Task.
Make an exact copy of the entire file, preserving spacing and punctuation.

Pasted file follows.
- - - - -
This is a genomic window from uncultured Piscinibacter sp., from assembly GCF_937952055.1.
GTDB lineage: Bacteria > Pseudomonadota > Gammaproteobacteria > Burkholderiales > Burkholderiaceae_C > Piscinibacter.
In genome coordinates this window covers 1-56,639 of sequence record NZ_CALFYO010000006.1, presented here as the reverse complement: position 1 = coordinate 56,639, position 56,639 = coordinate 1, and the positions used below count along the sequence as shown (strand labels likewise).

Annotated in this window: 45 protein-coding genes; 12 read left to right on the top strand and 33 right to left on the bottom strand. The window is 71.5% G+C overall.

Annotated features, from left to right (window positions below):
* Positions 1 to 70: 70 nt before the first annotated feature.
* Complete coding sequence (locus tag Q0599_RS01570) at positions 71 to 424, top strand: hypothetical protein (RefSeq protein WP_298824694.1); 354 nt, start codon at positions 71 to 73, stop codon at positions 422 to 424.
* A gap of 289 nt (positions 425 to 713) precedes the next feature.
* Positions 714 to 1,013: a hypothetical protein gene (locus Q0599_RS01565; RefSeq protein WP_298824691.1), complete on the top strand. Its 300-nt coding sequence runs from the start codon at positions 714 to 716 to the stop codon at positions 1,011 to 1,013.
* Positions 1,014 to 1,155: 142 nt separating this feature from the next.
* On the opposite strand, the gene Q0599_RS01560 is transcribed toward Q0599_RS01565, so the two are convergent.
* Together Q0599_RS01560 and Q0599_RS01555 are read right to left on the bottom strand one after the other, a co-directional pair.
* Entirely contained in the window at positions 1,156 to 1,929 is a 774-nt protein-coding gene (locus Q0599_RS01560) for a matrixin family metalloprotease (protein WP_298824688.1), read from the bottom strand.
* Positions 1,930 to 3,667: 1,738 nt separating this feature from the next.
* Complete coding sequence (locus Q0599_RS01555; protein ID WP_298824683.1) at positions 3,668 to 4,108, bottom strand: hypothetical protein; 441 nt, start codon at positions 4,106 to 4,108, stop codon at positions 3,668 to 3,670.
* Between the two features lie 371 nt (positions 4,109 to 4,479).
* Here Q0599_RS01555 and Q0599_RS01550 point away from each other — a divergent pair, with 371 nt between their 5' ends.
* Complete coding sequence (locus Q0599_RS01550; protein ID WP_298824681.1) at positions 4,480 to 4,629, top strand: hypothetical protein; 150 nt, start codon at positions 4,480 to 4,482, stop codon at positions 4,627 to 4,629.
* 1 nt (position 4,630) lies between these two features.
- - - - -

This is a genomic window from uncultured Piscinibacter sp., from assembly GCF_937952055.1.
GTDB lineage: Bacteria > Pseudomonadota > Gammaproteobacteria > Burkholderiales > Burkholderiaceae_C > Piscinibacter.
In genome coordinates this window covers 1-56,639 of sequence record NZ_CALFYO010000006.1, presented here as the reverse complement: position 1 = coordinate 56,639, position 56,639 = coordinate 1, and the positions used below count along the sequence as shown (strand labels likewise).

Annotated in this window: 45 protein-coding genes; 12 read left to right on the top strand and 33 right to left on the bottom strand. The window is 71.5% G+C overall.

Annotated features, from left to right (window positions below):
* Positions 1 to 70: 70 nt before the first annotated feature.
* Complete coding sequence (locus tag Q0599_RS01570) at positions 71 to 424, top strand: hypothetical protein (RefSeq protein WP_298824694.1); 354 nt, start codon at positions 71 to 73, stop codon at positions 422 to 424.
* A gap of 289 nt (positions 425 to 713) precedes the next feature.
* Positions 714 to 1,013: a hypothetical protein gene (locus Q0599_RS01565; RefSeq protein WP_298824691.1), complete on the top strand. Its 300-nt coding sequence runs from the start codon at positions 714 to 716 to the stop codon at positions 1,011 to 1,013.
* Positions 1,014 to 1,155: 142 nt separating this feature from the next.
* On the opposite strand, the gene Q0599_RS01560 is transcribed toward Q0599_RS01565, so the two are convergent.
* Together Q0599_RS01560 and Q0599_RS01555 are read right to left on the bottom strand one after the other, a co-directional pair.
* Entirely contained in the window at positions 1,156 to 1,929 is a 774-nt protein-coding gene (locus Q0599_RS01560) for a matrixin family metalloprotease (protein WP_298824688.1), read from the bottom strand.
* Positions 1,930 to 3,667: 1,738 nt separating this feature from the next.
* Complete coding sequence (locus Q0599_RS01555; protein ID WP_298824683.1) at positions 3,668 to 4,108, bottom strand: hypothetical protein; 441 nt, start codon at positions 4,106 to 4,108, stop codon at positions 3,668 to 3,670.
* Between the two features lie 371 nt (positions 4,109 to 4,479).
* Here Q0599_RS01555 and Q0599_RS01550 point away from each other — a divergent pair, with 371 nt between their 5' ends.
* Complete coding sequence (locus Q0599_RS01550; protein ID WP_298824681.1) at positions 4,480 to 4,629, top strand: hypothetical protein; 150 nt, start codon at positions 4,480 to 4,482, stop codon at positions 4,627 to 4,629.
* 1 nt (position 4,630) lies between these two features.